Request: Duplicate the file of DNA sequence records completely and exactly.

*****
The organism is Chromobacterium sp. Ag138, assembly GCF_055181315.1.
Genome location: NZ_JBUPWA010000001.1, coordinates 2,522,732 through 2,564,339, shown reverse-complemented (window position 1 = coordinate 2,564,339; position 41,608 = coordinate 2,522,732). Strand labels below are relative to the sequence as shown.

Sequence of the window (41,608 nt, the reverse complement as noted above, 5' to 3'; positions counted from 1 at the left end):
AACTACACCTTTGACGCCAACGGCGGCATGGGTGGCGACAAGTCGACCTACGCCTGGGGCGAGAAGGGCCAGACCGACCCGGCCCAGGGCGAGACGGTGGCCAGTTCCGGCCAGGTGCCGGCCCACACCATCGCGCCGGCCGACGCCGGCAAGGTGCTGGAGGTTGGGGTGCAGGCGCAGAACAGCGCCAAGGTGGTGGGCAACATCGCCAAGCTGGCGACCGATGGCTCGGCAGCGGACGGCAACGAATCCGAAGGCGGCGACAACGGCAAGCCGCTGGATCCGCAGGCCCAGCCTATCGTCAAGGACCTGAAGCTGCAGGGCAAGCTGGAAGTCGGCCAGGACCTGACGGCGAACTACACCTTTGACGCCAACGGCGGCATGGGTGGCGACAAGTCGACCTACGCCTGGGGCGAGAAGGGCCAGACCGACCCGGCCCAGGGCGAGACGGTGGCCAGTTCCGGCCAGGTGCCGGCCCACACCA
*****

The organism is Chromobacterium sp. Ag138, assembly GCF_055181315.1.
Genome location: NZ_JBUPWA010000001.1, coordinates 2,522,732 through 2,564,339, shown reverse-complemented (window position 1 = coordinate 2,564,339; position 41,608 = coordinate 2,522,732). Strand labels below are relative to the sequence as shown.

Sequence of the window (41,608 nt, the reverse complement as noted above, 5' to 3'; positions counted from 1 at the left end):
AACTACACCTTTGACGCCAACGGCGGCATGGGTGGCGACAAGTCGACCTACGCCTGGGGCGAGAAGGGCCAGACCGACCCGGCCCAGGGCGAGACGGTGGCCAGTTCCGGCCAGGTGCCGGCCCACACCATCGCGCCGGCCGACGCCGGCAAGGTGCTGGAGGTTGGGGTGCAGGCGCAGAACAGCGCCAAGGTGGTGGGCAACATCGCCAAGCTGGCGACCGATGGCTCGGCAGCGGACGGCAACGAATCCGAAGGCGGCGACAACGGCAAGCCGCTGGATCCGCAGGCCCAGCCTATCGTCAAGGACCTGAAGCTGCAGGGCAAGCTGGAAGTCGGCCAGGACCTGACGGCGAACTACACCTTTGACGCCAACGGCGGCATGGGTGGCGACAAGTCGACCTACGCCTGGGGCGAGAAGGGCCAGACCGACCCGGCCCAGGGCGAGACGGTGGCCAGTTCCGGCCAGGTGCCGGCCCACACCA